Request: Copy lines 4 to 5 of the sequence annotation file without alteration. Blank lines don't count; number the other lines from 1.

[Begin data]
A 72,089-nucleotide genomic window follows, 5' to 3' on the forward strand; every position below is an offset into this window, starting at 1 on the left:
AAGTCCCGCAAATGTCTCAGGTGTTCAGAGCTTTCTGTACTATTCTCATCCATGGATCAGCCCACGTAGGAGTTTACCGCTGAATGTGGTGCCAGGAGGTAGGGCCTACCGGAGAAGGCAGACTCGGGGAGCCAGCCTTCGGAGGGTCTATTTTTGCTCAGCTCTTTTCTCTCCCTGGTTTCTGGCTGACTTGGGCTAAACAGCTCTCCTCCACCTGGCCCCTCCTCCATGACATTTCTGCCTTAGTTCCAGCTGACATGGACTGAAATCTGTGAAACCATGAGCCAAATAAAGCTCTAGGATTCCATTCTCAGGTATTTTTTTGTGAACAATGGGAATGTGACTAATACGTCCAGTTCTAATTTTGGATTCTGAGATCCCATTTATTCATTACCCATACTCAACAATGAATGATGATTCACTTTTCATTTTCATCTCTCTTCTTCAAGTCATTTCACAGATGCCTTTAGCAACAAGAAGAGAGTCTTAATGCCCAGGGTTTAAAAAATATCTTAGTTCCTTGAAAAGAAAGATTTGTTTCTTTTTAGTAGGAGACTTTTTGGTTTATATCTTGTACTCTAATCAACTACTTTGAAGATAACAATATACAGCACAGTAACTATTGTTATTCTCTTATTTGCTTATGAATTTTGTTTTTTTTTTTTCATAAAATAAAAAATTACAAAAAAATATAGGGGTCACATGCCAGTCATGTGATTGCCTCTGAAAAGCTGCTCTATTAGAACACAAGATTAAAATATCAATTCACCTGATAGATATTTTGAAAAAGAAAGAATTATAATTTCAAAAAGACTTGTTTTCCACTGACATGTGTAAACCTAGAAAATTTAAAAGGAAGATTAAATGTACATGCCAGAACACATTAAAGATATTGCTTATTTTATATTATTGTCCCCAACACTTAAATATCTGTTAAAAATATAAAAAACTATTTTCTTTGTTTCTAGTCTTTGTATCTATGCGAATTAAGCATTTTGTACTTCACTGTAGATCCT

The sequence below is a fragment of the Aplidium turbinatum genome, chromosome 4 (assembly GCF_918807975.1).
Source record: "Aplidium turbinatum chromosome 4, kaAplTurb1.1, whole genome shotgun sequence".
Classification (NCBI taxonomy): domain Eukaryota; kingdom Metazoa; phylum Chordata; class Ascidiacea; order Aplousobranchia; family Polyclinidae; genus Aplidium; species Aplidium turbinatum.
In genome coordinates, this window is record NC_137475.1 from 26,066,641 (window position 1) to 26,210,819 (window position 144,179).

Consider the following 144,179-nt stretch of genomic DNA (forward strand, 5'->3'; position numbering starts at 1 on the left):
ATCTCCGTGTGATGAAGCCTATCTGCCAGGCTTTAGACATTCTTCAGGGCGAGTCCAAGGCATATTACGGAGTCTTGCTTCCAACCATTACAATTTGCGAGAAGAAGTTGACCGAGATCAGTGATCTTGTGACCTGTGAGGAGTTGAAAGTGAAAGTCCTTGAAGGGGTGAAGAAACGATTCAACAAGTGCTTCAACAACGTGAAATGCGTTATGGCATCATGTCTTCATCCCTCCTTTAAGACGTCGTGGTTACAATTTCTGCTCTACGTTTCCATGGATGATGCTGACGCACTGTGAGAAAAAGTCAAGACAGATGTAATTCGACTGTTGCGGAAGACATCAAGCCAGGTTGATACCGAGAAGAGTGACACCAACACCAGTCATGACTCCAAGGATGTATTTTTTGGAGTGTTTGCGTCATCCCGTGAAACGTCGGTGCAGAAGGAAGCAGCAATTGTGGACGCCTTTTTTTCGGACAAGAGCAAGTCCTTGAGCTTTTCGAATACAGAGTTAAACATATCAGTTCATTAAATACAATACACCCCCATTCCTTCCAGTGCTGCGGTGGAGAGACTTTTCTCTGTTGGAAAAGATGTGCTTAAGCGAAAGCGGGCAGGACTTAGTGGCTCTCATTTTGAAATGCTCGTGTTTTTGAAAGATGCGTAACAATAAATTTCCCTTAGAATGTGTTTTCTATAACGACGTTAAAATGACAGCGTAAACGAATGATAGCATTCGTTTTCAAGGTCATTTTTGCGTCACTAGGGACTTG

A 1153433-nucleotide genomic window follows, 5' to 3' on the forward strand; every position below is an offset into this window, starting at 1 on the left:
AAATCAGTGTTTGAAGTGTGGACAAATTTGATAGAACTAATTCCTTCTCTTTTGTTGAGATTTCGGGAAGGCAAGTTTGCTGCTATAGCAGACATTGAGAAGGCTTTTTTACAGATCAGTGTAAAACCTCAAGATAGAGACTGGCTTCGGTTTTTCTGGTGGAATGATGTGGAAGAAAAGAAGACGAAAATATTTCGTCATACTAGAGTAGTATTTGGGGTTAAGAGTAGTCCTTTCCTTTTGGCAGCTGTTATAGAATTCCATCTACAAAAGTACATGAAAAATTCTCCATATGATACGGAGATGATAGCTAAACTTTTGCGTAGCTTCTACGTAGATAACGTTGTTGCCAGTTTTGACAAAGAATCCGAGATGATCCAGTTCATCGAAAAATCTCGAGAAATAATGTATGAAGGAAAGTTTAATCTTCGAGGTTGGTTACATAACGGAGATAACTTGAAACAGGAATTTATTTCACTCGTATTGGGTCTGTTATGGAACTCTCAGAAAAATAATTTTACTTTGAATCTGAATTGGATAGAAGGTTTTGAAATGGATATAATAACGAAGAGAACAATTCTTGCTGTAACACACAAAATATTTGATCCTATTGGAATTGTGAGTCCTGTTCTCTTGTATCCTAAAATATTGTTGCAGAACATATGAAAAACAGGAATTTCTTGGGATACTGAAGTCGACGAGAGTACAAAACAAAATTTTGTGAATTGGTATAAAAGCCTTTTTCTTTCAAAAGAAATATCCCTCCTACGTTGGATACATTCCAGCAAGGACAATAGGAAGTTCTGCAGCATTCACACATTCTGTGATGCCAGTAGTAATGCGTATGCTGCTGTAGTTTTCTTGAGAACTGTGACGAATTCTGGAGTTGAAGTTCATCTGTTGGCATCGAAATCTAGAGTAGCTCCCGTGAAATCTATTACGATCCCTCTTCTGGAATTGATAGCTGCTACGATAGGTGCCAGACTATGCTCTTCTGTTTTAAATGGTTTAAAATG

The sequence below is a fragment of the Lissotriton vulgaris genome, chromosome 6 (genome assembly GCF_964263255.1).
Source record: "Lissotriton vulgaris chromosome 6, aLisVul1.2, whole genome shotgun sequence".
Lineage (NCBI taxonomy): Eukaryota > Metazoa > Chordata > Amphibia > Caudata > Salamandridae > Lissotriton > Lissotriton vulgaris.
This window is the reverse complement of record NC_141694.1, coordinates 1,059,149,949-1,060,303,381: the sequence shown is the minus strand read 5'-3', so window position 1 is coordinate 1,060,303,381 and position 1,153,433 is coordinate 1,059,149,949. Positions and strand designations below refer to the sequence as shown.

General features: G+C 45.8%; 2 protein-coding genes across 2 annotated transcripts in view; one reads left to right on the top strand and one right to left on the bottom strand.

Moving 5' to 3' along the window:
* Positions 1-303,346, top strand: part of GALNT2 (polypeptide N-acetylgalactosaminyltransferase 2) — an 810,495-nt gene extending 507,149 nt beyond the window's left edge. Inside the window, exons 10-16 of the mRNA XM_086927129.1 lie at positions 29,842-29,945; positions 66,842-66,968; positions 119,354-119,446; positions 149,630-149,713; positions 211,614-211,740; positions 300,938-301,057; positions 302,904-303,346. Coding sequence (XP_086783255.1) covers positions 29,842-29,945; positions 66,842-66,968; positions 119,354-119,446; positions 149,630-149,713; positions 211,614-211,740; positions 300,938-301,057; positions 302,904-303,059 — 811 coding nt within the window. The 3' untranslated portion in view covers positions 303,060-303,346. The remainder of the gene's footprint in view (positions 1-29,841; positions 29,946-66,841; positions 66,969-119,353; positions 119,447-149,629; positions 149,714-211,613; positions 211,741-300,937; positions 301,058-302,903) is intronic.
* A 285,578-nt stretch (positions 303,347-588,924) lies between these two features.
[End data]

Source record: "Aplidium turbinatum chromosome 4, kaAplTurb1.1, whole genome shotgun sequence".
Classification (NCBI taxonomy): domain Eukaryota; kingdom Metazoa; phylum Chordata; class Ascidiacea; order Aplousobranchia; family Polyclinidae; genus Aplidium; species Aplidium turbinatum.